The urgent necessity of public-interest journalism
“In a time when this country’s highest powers have taken it as their business to demean the work of journalists,” the writer Ta-Nehisi Coates recently said, “it is particularly significant when we honor those who have taken up the tools of journalism to challenge corrupt power wherever it may reside.”
In that spirit, the Sidney Hillman Foundation last week announced the winners of the annual Hillman Prizes, which will be awarded on May 7 at a ceremony in New York. Since 1950, the prizes are given in recognition of outstanding journalism in service of the common good. This celebration of a free and independent press is particularly timely at a moment when the White House is waging war on the First Amendment and, according to PEN America, the United States has fallen below the top 30 countries in the world in press freedom.
Each of this year’s honorees (I served as a judge alongside Coates and four other journalists) has done invaluable work to expose uncomfortable truths about these turbulent, often troubling times. The Atlantic’s Adam Serwer’s incisive commentary, especially on issues of race, has made him one of the Trump era’s most indispensable voices. The reporters who led NBC News and MSNBC’s broadcast coverage of Trump’s controversial family separation policy “helped bring national awareness to the Trump Administration’s policy and, ultimately, its reversal.” While Serwer and the NBC team have fostered a greater understanding of the hideous cruelty of this administration, the rest of the winners have brought vital attention to important stories that, amid the focus on Trump, might otherwise have been overlooked.
In the web journalism category, the prize was awarded to Reuters’s Joshua Schneyer, Michael Pell, Andrea Januta and Deborah Nelson for their exposé on the living conditions in privatized military housing, “Ambushed at Home.” On visits to 16 military bases, the Reuters team discovered families living in slumlike squalor, with hazards ranging from peeling lead paint and black mold, to mice and roaches, and even collapsing ceilings. After Reuters uncovered these deplorable conditions — revealing the discrepancy between the reality of veterans’ treatment and how we say we respect and value the military — lead abatement programs were implemented at Fort Knox, Ky., and families were moved out of mold-infested homes in Mississippi and North Carolina. As former director of the National Center for Healthy Housing Rebecca Morley said, the reporting spurred “more action than laws that have been on the books for 20 years.”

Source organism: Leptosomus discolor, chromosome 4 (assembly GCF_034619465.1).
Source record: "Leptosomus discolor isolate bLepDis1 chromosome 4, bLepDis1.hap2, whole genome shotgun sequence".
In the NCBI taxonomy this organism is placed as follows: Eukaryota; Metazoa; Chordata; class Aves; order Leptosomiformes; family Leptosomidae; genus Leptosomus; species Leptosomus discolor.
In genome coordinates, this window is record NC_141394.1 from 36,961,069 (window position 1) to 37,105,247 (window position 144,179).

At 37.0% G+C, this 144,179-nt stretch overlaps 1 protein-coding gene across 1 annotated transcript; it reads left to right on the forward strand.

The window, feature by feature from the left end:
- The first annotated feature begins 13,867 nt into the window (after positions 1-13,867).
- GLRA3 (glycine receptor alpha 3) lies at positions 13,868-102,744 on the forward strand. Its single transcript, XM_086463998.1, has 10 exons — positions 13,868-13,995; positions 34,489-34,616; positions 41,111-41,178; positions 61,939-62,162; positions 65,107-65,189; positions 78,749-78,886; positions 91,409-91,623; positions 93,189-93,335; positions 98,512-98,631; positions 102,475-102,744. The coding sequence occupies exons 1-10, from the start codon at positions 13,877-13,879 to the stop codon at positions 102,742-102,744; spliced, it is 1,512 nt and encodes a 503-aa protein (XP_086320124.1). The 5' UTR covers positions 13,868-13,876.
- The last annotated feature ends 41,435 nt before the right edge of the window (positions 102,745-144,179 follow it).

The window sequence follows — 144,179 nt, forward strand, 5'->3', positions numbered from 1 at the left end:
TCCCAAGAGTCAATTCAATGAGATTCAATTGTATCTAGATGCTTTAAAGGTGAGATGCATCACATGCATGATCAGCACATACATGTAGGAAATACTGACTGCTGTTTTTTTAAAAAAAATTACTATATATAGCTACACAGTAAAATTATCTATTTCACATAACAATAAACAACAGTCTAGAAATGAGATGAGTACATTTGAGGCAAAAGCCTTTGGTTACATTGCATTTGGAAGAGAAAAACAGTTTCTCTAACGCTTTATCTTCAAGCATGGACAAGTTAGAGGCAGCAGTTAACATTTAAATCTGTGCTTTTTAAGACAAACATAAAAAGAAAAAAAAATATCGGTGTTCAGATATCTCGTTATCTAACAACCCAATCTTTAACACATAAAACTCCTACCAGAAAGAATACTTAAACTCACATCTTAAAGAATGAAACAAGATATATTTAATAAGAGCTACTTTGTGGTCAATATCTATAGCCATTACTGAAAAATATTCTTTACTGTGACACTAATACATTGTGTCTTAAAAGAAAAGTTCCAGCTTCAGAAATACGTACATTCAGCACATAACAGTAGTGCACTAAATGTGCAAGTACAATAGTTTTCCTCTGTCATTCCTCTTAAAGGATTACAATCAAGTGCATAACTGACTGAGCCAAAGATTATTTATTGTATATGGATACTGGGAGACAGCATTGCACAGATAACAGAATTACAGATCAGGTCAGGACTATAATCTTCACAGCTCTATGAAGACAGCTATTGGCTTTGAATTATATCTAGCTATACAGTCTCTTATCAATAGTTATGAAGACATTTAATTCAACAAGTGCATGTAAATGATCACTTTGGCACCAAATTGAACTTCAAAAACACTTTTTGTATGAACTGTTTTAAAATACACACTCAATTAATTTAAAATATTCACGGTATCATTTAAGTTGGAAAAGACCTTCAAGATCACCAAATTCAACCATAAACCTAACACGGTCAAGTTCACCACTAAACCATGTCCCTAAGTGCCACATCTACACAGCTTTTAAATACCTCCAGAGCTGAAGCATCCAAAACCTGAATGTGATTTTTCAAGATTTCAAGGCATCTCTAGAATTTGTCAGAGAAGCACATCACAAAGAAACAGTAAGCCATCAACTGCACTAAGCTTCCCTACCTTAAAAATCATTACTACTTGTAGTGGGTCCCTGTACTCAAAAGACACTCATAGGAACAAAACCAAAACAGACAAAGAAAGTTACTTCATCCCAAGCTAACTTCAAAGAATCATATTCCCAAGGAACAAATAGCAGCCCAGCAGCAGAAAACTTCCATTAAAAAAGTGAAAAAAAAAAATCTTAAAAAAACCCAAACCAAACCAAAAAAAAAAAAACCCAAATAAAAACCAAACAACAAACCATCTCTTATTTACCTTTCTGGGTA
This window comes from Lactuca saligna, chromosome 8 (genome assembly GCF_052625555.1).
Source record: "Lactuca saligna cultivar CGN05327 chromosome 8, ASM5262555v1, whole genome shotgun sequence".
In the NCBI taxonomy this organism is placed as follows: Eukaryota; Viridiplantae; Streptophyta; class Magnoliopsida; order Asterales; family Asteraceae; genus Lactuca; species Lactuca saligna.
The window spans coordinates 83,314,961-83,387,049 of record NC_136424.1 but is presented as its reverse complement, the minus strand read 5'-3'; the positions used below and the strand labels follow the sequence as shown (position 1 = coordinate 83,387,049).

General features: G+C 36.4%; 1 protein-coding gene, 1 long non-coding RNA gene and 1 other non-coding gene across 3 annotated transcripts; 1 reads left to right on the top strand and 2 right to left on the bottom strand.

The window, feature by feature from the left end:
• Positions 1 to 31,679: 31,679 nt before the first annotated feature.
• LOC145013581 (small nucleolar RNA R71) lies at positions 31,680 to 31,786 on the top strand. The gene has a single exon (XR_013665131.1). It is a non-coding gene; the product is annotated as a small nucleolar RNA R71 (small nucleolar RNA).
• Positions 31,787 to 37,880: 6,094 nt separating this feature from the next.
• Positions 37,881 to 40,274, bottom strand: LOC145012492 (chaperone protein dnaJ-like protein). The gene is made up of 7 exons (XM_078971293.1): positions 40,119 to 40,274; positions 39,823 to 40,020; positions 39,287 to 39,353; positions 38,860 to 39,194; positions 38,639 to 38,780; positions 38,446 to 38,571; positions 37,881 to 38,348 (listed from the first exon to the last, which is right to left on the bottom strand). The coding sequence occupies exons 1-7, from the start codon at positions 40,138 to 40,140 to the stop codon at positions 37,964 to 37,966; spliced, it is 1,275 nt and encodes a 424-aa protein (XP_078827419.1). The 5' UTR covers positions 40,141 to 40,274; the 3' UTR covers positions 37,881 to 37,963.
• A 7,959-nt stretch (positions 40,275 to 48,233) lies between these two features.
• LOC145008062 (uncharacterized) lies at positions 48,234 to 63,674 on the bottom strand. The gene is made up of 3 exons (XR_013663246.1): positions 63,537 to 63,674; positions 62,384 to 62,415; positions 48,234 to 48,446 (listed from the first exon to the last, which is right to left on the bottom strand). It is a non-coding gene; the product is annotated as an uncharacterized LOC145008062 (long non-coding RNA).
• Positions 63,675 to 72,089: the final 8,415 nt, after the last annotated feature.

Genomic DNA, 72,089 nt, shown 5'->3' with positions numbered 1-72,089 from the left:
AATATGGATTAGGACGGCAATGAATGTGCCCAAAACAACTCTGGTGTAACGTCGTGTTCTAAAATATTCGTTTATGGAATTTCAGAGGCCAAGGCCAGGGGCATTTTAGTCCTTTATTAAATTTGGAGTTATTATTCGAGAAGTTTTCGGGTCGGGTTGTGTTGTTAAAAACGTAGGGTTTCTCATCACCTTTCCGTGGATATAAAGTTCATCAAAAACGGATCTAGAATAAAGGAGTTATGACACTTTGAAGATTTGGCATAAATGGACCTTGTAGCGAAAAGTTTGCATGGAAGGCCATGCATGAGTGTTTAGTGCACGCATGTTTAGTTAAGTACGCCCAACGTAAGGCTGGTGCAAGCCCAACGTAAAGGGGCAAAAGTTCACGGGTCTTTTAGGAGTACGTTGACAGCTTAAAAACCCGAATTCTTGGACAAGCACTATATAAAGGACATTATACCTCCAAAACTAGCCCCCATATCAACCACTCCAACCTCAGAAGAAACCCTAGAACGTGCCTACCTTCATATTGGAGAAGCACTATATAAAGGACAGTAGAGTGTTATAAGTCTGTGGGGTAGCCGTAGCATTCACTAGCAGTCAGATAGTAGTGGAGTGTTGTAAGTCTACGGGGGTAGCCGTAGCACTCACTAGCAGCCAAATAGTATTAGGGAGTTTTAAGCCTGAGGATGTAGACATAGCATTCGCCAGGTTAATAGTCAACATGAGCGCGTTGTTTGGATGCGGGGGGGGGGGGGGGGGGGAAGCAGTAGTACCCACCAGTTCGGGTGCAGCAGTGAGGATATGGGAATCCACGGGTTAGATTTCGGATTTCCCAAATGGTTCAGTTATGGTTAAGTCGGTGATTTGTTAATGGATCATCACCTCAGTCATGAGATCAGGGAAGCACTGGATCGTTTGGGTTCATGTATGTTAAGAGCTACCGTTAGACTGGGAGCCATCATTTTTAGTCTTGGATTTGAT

This was also a banner year for women at the Hillmans (despite male journalists still reporting and producing the majority of U.S. news). In addition to MSNBC’s Julia Ainsley and Reuters’s Januta and Nelson, female journalists won in each of the remaining categories. The prize for newspaper journalism went to the Miami Herald’s Julie K. Brown and Emily Michot for their investigation into the secret plea deal that Labor Secretary Alexander Acosta, during his tenure as federal prosecutor, negotiated with serial sex abuser Jeffrey Epstein. In the wake of the Herald’s three-part series, titled “Perversion of Justice,” a federal judge ruled that prosecutors had broken the law by concealing the agreement from Epstein’s victims.
ProPublica reporter Hannah Dreier won the prize for magazine journalism for “Trapped in Gangland,” which revealed the human costs of law enforcement’s botched crackdown on the gang MS-13. Dreier exposed Trump’s propaganda about MS-13 as a raging threat to middle America while revealing the true threat of a gang that terrorizes Latino teens on Long Island in the face of police incompetence and indifference. Dreier’s powerful reporting inspired readers to raise $35,000 to help a Long Island teenager facing deportation to El Salvador and even prompted the Department of Homeland Security to open a civil rights investigation.
And in the book category, Anna Clark was honored for “The Poisoned City: Flint’s Water and the American Urban Tragedy.” Residents of Flint, Mich., have now been without clean water for five years. The book thoroughly and humanely examined the factors that led to the crisis, including systemic racism and what Clark identifies as an “apartheid approach to city building,” and a breakdown of democratic decision-making. Her book is an urgent warning to other cities with deteriorating infrastructure that could lead to similarly devastating problems.
Today, journalism is under attack from a hostile president and from profit-seeking corporations. In some cases, the public is losing trust in journalists’ integrity. Yet while the media are far from perfect, this year’s Hillman Prize winners remind us that public-interest journalism can still change lives and spur desperately needed reforms. They demonstrate the resilience of an institution that is vital to democracy. And they should inspire a renewed commitment from all Americans to protecting the free and independent press from those that seek to demean it.